Today, Defence Minister Harjit S. Sajjan marked the end of the North Atlantic Treaty Organization (NATO) Defence Ministers’ Meeting in Brussels, Belgium. This two-day, in-person meeting allowed for detailed and extensive discussions with Canada’s Allies and partners, and contributed to the ongoing dialogue that is essential to the Alliance’s enduring success.
Minister Sajjan’s remarks addressed Operation ALLIED SOLACE, NATO’s mission to evacuate over 1,000 NATO-Affiliated Afghan contractors and their immediate family members from Kuwait and Qatar to temporary camps in Kosovo and Poland, and to resettle these individuals in Allied countries. Minister Sajjan announced that Canada will resettle up to an additional 322 NATO-Affiliated Afghans and their immediate family members, who must meet Canada’s admissibility requirements. This pledge is in addition to up to 150 NATO-Affiliated Afghans that we are in the process of resettling in Canada.
Throughout the meetings, Minister Sajjan emphasized Canada’s commitment to the NATO on several key issues, including:
- Reaffirming Canada’s commitment to the Alliance’s ongoing efforts to strengthen its deterrence and defence posture in light of the evolving security environment;
- Endorsing critical initiatives designed to lay the ground for the Madrid 2022 Summit and ensure the Alliance’s success over the next decade;
- Continuing strong support for ongoing efforts to coordinate the safe evacuation of NATO-Affiliated Afghans; and,
- Welcoming engagement with key partners such as Sweden, Finland, and the European Union to advance collaboration and coordination with NATO in responding to key geostrategic challenges, which affect all of us.
The Minister met with the NATO Secretary General, Jens Stoltenberg, and discussed the Alliance’s deterrence and defence posture, Afghanistan, NATO Mission Iraq, and cooperation with partners. The Minister also hosted a Defence Ministers’ meeting of Allies contributing to the NATO enhanced Forward Presence (eFP) Battle Group in Latvia. The meeting was an opportunity to demonstrate the Battle Group’s solidarity and reiterate the importance of the mission. In addition, the Minister met with Norway’s new Minister of Defence, Odd Roger Enoksen. During the meeting the Minister congratulated Minister Enoksen on his appointment, and discussed key bilateral cooperation items of interest, including the Arctic. Lastly, the Minister met with Denmark’s Minister of Defence, Trine Bramsen, to discuss bilateral defence cooperation and mutual defence areas of interest including the Arctic and NATO Mission Iraq (NMI).
NATO is a cornerstone of Canada’s international security policy, and we are committed to strengthening our relationships with NATO Allies and partners. Transatlantic unity is key to ensuring the safety and security of Canada and Allied nations, and to collectively addressing emerging threats.
“The productive discussions from the last two days emphasized Canada’s commitment to keeping the transatlantic community safe and secure. While at NATO, I announced our government commitment to resettle up to an additional 322 NATO-Affiliated Afghan contractors and their immediate family members in Canada. We also had productive discussion on what all NATO Allies can do to advance the women, peace and security agenda and we endorsed the action plan to make real and lasting change across the alliance.
The investments that we are making in modern equipment and innovation through our fully costed defence policy, Strong, Secure, Engaged will strengthen NATO’s capacity to respond to evolving security challenges, including disruptive technologies, climate change, and harmful cyber activities. We must continue to strengthen our cooperation and interoperability, and build a more resilient Alliance.”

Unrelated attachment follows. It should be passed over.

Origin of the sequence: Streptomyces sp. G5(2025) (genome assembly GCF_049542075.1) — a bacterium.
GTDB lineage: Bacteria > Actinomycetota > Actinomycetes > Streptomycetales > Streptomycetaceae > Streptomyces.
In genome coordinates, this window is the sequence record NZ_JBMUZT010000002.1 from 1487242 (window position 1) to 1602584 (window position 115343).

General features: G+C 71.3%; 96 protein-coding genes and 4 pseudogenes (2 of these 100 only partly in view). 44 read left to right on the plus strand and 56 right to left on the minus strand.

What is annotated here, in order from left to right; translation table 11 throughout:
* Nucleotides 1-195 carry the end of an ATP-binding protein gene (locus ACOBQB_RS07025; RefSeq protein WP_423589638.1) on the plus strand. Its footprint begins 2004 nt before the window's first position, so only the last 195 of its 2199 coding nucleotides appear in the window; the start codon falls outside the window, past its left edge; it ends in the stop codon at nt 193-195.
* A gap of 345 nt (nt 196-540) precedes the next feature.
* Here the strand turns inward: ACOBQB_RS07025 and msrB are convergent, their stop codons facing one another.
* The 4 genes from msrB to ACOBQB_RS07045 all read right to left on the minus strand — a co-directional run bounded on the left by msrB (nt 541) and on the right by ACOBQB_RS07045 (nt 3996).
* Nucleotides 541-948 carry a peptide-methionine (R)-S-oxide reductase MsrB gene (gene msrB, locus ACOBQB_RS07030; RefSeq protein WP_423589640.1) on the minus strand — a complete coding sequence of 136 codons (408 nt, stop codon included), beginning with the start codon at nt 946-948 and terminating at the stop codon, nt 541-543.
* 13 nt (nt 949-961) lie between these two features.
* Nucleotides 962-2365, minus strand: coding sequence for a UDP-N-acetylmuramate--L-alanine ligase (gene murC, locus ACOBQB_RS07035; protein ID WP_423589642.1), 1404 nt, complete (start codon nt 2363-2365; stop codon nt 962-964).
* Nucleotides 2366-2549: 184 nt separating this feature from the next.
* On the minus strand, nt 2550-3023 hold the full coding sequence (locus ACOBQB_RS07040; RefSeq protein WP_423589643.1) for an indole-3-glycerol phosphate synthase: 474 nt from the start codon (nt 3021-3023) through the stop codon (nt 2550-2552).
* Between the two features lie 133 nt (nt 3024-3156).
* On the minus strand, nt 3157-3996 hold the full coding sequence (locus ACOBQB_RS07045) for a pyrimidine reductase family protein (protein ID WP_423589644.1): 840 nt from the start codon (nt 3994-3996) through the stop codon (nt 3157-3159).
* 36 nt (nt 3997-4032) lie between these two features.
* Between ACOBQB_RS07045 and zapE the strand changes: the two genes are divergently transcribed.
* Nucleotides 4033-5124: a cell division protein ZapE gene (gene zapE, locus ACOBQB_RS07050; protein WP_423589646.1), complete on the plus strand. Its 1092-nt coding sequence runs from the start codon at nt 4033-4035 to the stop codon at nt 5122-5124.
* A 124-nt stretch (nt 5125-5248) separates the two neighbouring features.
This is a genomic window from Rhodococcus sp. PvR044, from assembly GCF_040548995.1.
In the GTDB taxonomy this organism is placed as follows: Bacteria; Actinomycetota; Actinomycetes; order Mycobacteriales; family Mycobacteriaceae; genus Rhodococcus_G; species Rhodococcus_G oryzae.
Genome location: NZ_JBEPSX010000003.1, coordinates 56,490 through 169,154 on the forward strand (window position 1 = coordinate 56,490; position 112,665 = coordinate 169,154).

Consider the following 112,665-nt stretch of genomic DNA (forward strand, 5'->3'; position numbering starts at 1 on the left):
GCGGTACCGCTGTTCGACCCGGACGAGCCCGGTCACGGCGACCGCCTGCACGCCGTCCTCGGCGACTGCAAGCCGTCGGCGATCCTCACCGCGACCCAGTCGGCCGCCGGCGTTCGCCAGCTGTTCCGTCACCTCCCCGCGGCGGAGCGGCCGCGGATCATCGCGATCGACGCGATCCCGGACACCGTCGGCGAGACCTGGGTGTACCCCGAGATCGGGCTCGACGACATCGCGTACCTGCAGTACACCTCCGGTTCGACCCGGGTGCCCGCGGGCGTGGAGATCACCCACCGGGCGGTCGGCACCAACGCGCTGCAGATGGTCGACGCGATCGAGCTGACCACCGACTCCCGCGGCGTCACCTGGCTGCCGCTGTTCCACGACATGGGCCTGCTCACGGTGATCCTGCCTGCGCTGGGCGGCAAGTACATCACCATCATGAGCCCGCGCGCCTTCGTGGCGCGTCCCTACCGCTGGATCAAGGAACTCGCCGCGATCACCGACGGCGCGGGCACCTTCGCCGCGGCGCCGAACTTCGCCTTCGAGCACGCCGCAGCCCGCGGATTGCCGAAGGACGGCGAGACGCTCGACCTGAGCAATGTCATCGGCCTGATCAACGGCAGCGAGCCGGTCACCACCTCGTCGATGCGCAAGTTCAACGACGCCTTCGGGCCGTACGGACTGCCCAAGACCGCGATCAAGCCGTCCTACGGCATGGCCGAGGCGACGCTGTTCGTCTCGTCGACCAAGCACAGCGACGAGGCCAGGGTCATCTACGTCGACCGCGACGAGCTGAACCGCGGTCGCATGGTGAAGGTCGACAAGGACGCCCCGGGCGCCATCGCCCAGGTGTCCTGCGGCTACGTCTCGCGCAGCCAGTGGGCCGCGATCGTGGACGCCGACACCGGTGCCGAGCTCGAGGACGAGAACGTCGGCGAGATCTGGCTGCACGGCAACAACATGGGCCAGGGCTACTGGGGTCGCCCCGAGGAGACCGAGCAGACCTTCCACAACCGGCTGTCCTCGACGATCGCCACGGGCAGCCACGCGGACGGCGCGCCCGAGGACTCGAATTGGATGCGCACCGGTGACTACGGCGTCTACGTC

The Honourable Harjit S. Sajjan, Minister of National Defence
Canada steadfastly supports NATO’s principle of collective defence and provides direct support to NATO missions and operations. These tangible contributions include:
- Leading the multinational NATO enhanced Forward Presence (eFP) Battle Group in Latvia as the framework nation as we have done since 2017.
- Deploying CF-18 fighter aircraft to conduct NATO surveillance and air policing activities in Europe.
- Providing one Halifax-class frigate on a persistent, rotational basis to a Standing NATO Maritime Group (SNMG), in support of maritime operations and to conduct deterrence and assurance activities. Her Majesty’s Canadian Ship (HMCS) Fredericton is currently deployed as the flagship for the SNMG1, with the Canadian Commander, the SNMG1 command team, and headquarters staff embarked. Canada is leading the mission until January 2022.
- Deploying Canadian Armed Forces (CAF) members to NATO Mission Iraq (NMI), currently led by Lieutenant-General Michael Lollesgaard of the Danish Armed Forces. Canada is a strong supporter of NMI and commanded the mission from 2018-2020.
- Providing logistical and headquarters support to NATO’s Kosovo Force.
Through the implementation of its defence policy, Strong, Secure, Engaged, Canada is making long-term investments in modern tools and capability development to maintain high-quality, adaptable, and agile forces which Canada can deploy as needed.
During the June 2021 NATO Summit, Canada proposed to establish and host a new NATO Centre of Excellence on Climate and Security and work with allies as the Centre’s framework nation. This Centre would provide allies with a central location to pool their knowledge and develop effective preparedness and responses to the security impacts of climate change.
The CAF has taken measures to mitigate the impact of COVID-19 on operations and to protect its force in order to maintain effective support to NATO operations.
The Government of Canada has previously announced it will resettle 20,000 vulnerable Afghans who have been threatened by the Taliban and forced to flee Afghanistan.